Thursday, March 1, 2012

Perhaps the best thing about Sweden?

OK, you know what one of the most awesome things about living in Sweden is? Seriously?


Why does that matter? - you might be wondering.

Because today I baked cookies with Little Swede and we could totally enjoy liking the bowl. And let me tell you, we went to town.

Butter, sugar, a little vanilla and two eggs. Yum.

Yes, there is practically no Salmonella in Sweden. If there is a Salmonella outbreak, the animals are usually ‘taken care of’ quickly and the outbreak is reported in the national papers.

This might be thanks to Astrid Lindgren and her early quests to support chickens and set up strict rules for caring for chickens in Sweden. Or it may just be to very careful conditions. I don’t know.

But I do know I enjoy it. And I think it really should be an eye opener to the rest of the world - it is possible to mass produce eggs from healthy chickens. 


  1. Ooops never thought of the risk of licking the batter when baking... Hm....
    Maybe I should think of that, but I guess it will be extremely difficult to prevent my daughter from licking the batter even in the future.... ;-)

  2. I read recently that the eggs are usually fine, it's the shells that are the problem, if they haven't been washed. In the UK they are quickly doused in antibacterial boiling water, so that if you are cooking and break the shell against the side of your bowl, any bacteria is not going to drop into your mixture. I keep chickens, and have always scrubbed my eggs as soon as I have collected them, even if they look clean. So, is that why so many states in the USA prohibit the keeping of poultry by private owners? Because salmonella is rife?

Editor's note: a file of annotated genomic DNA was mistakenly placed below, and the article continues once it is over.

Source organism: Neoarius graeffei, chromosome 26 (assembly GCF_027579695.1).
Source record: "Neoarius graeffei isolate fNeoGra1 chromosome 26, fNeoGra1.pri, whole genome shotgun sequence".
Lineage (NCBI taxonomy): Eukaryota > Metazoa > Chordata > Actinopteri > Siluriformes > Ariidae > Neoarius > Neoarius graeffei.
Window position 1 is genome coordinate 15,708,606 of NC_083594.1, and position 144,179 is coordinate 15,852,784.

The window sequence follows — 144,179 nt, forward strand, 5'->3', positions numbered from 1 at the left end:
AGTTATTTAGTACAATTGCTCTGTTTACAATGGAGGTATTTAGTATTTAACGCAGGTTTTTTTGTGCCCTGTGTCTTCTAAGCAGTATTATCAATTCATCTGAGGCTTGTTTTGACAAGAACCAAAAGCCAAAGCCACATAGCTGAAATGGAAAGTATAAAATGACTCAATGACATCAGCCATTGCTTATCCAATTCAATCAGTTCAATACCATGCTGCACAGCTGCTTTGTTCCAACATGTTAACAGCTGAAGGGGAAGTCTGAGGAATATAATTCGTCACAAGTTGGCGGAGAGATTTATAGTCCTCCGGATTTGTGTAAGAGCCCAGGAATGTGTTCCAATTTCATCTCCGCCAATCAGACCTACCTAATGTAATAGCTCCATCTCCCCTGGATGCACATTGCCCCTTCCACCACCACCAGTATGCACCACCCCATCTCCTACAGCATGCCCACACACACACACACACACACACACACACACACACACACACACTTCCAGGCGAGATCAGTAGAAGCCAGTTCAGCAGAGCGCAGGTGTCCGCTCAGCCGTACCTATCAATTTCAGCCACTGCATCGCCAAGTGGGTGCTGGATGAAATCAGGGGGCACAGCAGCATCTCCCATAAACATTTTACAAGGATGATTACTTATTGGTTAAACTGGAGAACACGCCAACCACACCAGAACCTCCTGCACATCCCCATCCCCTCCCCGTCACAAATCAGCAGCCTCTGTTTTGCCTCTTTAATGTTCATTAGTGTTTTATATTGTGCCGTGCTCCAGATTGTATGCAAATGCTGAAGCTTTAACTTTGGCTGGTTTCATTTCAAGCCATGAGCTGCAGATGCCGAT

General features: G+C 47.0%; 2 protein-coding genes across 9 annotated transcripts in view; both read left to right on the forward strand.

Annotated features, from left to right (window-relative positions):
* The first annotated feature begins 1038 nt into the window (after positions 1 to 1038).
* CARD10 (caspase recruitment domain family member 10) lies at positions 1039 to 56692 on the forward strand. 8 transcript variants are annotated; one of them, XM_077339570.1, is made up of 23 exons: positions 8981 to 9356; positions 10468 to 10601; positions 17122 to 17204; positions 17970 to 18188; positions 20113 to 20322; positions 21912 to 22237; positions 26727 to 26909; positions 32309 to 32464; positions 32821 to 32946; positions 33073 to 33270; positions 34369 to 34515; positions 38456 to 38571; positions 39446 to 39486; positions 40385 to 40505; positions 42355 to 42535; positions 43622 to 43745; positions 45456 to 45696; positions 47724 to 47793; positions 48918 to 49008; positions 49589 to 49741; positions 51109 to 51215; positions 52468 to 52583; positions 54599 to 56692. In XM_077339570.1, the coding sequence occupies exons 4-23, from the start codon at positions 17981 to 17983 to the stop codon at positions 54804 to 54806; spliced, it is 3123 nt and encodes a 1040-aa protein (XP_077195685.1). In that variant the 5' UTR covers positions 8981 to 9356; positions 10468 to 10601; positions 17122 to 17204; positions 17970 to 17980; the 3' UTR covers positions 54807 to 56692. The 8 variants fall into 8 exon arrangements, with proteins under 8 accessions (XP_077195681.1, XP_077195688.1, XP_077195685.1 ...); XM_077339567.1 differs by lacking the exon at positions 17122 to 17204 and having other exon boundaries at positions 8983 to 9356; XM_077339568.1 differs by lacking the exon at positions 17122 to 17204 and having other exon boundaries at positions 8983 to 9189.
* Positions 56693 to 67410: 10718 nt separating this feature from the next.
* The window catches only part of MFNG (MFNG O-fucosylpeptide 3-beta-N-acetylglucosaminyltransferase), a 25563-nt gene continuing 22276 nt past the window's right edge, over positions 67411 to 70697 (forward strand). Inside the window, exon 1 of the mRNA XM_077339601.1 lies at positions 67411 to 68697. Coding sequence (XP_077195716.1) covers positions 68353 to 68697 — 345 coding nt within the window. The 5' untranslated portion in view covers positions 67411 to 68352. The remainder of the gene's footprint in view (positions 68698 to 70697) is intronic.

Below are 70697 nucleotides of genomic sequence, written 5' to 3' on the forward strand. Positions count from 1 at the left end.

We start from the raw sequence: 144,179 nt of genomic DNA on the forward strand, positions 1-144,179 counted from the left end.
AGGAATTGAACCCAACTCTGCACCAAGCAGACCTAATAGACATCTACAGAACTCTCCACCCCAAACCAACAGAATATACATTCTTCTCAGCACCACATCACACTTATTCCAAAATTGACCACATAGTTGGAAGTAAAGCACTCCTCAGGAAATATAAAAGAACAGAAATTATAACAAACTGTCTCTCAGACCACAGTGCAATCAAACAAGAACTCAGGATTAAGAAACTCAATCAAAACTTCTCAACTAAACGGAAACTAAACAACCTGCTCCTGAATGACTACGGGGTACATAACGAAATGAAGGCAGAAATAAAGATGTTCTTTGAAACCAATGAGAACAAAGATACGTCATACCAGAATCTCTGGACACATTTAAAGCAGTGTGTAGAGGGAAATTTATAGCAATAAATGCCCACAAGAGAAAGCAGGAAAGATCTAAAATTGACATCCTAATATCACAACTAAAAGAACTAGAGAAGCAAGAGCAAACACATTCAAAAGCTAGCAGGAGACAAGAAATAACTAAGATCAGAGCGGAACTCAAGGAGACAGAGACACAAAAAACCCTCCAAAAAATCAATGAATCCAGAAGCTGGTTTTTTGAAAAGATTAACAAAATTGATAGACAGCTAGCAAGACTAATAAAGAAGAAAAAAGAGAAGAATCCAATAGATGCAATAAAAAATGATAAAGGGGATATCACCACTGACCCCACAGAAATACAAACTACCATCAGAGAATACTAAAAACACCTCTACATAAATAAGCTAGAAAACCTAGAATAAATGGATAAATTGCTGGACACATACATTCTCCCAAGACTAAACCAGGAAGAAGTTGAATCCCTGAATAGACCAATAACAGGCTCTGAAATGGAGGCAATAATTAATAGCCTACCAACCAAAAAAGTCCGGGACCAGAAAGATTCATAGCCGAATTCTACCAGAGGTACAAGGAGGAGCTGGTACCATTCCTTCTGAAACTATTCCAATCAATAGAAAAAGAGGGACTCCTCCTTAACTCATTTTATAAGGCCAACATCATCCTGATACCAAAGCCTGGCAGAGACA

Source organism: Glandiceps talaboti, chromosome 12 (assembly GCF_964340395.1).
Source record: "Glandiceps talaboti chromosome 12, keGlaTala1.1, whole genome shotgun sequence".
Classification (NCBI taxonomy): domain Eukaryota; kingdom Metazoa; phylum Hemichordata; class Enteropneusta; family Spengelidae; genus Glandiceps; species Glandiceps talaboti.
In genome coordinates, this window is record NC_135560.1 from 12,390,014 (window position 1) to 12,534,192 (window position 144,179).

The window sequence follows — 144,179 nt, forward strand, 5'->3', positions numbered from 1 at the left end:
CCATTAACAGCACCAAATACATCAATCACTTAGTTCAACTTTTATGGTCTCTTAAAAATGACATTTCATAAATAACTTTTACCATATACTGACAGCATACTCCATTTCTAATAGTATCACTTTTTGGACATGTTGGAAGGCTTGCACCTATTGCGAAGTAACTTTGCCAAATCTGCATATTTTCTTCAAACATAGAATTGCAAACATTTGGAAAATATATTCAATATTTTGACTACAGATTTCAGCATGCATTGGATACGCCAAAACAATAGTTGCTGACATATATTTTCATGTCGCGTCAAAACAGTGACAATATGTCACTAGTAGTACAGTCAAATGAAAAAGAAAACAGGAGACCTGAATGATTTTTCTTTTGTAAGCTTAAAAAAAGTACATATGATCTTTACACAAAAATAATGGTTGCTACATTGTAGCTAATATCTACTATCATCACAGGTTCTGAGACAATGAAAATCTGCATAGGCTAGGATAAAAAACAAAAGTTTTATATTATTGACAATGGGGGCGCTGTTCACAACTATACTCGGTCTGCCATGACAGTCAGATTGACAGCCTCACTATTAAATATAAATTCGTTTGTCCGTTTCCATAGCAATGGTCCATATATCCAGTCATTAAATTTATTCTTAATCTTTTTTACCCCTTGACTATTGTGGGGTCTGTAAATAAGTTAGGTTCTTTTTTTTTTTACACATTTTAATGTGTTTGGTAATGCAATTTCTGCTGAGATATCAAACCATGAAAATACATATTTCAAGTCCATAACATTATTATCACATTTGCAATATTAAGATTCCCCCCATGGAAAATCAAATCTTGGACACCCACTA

3. I finally get to post a comment on your blog. I have had lot of trouble with the comments lately. I don´t know if any one else has.
    I just never thought about not licking the bowl as you bake in the US. I still did that unaware of the salmonella and the eggs. Luckily I did not get sick. But it is true that there is practically no salmonella in eggs here.
    Have a nice weekend.

  4. @desiree - Strange, didn't realize there was something wrong there, will check on it. Glad to hear you didn't get sick. I'm sure it is usually fine, but still....

    @Janerowena - not quite sure why they prohibit it, I know a few people who do have chickens for egg laying, but not sure what the rules are. Good tip about the boiling, but I have heard salmonella can also be inside eggs, although that might be rarer.

    In college we often used eggbeaters to make dough we planned to eat a lot of, since that is pasteurized. But this is much easier!

  5. The reason that sweden is virtually free from Salmonella is that it was hard hit by an epedmic of it in 1953 that left 90 dead in one small town.
    That was during the 'Social Engineering' days of Sweden, and it was deemed that it should never be allowed happen again and very draconic messures where implemented to combat Salmonella.

  6. how / what do you use in the chickens' coop for insulation during the long cold dark Swedish winters?